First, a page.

* In Creator/RobertEHoward's ''Literature/ConanTheBarbarian'' story "Literature/TheTowerOfTheElephant" Taurus kills several lions by blowing a powder at them.
* ''Creator/TomClancy's'' ''[[Literature/JackRyan The Teeth of the Tiger]]'' uses this form of instant undetectable poison.
* The short story "The Poison Necklace" by Miriam Allen deFord revolves around the eponymous necklace, the jewels of which are crystallized forms of various extremely toxic substances. The deaths it causes are nearly impossible to diagnose because the necklace looks entirely harmless, and the effects don't match any known poison. It was created solely as a science project, handled with gloves and kept under a bell jar, never meant to be worn.
* Subverted in Creator/IsaacAsimov's ''Literature/TheNakedSun''. Someone tries to poison Hannis Gruer, but because murder is so rare in Solaria, he gets the dosage wrong and Gruer vomits it up before it can kill him. It also creates an instant and very obvious symptom- Gruer's throat immediately burns after he takes the poison.
-->'''Elijah Bailey''': You poisoners on Solaria don't know dosages. Lack of experience. They gave him too much and he threw it up. Half the dose would have killed him.
* ''Literature/CodexAlera'':
** [[spoiler: First Lord Gaius Sextus]] is fed small amounts of atropine for years by [[spoiler: his second wife, a woman over 40 years his junior]], allowing it to gradually build up in his system. When administered in small doses, the the drug can be used medicinally. However, overdosing, even in small increments can lead to detrimental problems years later. The effects of the poison are so slow that the victim thinks that the discomfort and pain are merely signs that he's getting old.
** A combination of poisons is used to take down a corrupt politician. The assassin uses heatfire and rancid garic oil. The first one causes the heartrate to increase to induce a heart attack with the benefits of blinding the victim. The second is deadly because the rancid nature and infections it brings. The source of infection is too great for the body to overcome before fever and delirium hits, and taking days to kill at that. To cure it, it requires a healer slowly chip away at the point of infection so the victim's body can destroy it. However, this means if the healing is stopped for any long period of time, the infection will be in more places, killing the person in an hour. So, combined, even a powerful healer will fall.
* Averted in ''[[Literature/CircleOfMagic Street Magic]]''; the villain commits suicide by quick-acting poison to evade the authorities, and Briar finds the body and identifies the poison by scent, indicating that it was taken straight. In addition, he can tell from [[spoiler: Lady Zenadia's]] body language that it was a painful death.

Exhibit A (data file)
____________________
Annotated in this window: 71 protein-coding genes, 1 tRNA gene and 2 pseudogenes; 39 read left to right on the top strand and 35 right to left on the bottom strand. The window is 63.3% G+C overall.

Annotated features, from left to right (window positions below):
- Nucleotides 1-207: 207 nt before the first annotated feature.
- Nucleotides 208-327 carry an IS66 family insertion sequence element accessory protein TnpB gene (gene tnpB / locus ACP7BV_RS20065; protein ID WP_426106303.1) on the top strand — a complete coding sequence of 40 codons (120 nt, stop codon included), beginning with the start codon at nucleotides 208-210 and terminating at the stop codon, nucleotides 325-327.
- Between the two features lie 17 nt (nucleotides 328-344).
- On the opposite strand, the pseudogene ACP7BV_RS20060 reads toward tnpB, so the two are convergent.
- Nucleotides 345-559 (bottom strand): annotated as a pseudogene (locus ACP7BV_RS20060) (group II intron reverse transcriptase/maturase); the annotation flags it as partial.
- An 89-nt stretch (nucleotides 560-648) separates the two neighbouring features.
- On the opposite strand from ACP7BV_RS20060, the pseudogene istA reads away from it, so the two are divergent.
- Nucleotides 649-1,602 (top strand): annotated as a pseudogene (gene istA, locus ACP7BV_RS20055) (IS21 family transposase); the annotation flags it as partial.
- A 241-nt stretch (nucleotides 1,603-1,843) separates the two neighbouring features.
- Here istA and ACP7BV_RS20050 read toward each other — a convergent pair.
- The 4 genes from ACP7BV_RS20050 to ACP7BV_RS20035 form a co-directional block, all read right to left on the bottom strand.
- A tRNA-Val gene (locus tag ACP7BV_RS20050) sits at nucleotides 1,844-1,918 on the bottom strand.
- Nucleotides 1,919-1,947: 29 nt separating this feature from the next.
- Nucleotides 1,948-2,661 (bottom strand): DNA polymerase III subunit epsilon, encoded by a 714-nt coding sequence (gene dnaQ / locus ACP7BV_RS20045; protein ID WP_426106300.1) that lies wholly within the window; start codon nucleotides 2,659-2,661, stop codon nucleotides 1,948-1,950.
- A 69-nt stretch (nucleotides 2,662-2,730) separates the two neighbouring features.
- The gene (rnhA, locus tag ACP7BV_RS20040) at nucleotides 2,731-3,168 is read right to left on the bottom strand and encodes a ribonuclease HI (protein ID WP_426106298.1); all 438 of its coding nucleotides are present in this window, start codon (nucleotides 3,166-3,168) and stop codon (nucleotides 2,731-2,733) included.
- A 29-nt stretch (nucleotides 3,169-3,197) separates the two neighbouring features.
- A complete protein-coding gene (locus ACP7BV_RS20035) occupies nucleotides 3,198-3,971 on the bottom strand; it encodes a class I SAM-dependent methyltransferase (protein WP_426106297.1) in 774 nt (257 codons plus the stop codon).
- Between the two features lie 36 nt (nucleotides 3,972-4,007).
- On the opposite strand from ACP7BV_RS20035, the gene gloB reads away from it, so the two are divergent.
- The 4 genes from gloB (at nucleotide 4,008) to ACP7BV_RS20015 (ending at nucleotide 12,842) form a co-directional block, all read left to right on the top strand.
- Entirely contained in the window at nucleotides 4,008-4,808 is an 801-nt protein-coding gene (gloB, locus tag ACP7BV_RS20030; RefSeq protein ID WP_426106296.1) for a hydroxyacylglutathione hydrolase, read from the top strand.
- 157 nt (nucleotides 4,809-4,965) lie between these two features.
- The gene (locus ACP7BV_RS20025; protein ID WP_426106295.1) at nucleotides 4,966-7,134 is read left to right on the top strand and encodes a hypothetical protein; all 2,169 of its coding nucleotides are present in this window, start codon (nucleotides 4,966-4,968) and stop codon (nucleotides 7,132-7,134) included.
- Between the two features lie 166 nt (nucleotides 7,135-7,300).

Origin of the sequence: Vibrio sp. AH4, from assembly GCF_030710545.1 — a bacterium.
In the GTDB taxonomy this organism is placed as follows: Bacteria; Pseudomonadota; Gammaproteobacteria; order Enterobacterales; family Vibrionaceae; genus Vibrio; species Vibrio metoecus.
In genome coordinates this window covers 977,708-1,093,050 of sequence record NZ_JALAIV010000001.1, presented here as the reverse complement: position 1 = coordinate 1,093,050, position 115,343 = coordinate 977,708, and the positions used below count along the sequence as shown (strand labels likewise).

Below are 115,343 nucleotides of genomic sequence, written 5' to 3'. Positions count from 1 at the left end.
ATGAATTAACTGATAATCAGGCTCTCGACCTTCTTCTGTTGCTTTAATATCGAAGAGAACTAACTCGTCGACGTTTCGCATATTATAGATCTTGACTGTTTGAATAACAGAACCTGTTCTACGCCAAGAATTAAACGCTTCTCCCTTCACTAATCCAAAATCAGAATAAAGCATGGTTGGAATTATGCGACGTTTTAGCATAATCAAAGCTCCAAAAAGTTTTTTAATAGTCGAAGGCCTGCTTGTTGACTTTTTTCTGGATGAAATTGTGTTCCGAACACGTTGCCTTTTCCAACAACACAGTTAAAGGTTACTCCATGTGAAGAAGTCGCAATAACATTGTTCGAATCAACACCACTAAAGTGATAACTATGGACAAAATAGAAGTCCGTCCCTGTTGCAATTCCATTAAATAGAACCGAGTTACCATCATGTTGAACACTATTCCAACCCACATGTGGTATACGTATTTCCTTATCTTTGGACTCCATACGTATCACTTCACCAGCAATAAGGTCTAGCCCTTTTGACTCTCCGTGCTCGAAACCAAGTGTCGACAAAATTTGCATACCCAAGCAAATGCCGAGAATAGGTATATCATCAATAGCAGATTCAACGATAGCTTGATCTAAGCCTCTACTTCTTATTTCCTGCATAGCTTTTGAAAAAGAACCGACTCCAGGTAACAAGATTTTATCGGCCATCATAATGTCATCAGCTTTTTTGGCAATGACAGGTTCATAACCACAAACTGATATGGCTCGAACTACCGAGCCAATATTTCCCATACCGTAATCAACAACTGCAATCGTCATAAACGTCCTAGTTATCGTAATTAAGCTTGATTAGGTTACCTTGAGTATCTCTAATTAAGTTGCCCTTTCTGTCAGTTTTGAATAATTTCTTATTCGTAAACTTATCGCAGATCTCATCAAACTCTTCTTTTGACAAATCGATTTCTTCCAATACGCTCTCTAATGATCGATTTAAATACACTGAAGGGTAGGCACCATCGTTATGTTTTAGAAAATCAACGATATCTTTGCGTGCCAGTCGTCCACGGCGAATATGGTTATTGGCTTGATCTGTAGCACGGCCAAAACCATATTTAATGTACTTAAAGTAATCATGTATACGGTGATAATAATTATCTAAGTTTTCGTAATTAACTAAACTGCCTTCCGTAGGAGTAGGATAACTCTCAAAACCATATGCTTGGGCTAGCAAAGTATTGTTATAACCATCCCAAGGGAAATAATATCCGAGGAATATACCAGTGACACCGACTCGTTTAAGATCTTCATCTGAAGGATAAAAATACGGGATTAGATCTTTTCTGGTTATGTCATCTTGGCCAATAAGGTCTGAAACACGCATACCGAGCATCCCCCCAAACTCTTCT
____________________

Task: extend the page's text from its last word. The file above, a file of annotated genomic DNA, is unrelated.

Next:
* ''Literature/TheSagaOfTheVolsungs'': Sinfjotli drops dead instantly after drinking a cup of poisoned ale.
* Played with in ''Literature/HungerGames''. Played straight with the Nightlock berries- they result in instant death to whomever consumes them. Subverted with the venoms President Snow used to poison his enemies- they did kill the enemies, but they also gave Snow sores in his mouth even when he took the antidotes.
* In Val Mcdermid's ''Clean Break'' certain people die from inhaling cyanide as soon as they open boxes of detergent. The narrator comments that the pathologist would not have known the real reason had the person who found the first body 'not smelt bitter almonds in the room and been a fan of detective fiction'.
* In the novel ''Raptor'' by Creator/GaryJennings, there was a ''person'' who was a form of this. They looked like any ordinary person, but had been systematically fed poison their entire life, so that if you kissed or had sex with them, you'd die instantly.
* In Creator/DorothyLSayers' mystery ''Unnatural Death'', Literature/LordPeterWimsey bugs his pathologist friend for information on these; meanwhile he's chasing a murderer who's been using something like one-[[spoiler: air, injected into a vein.]]
* In ''Before the Fact'', written by Creator/AnthonyBerkeley under the NomDePlume Francis Iles, the existence of one of these is a plot point near the end of the novel. [[spoiler: After a mystery writer lets it slip one does exist, the wife of a multiple-murdrerer realizes her husband will worm the information out of the writer, and will escalate. She also realizes her husband will try to kill her, and will succeed sooner or later, so she lets him.]]

[[folder:Live-Action TV]]
* ''Series/TheBorgias'' likes this trope.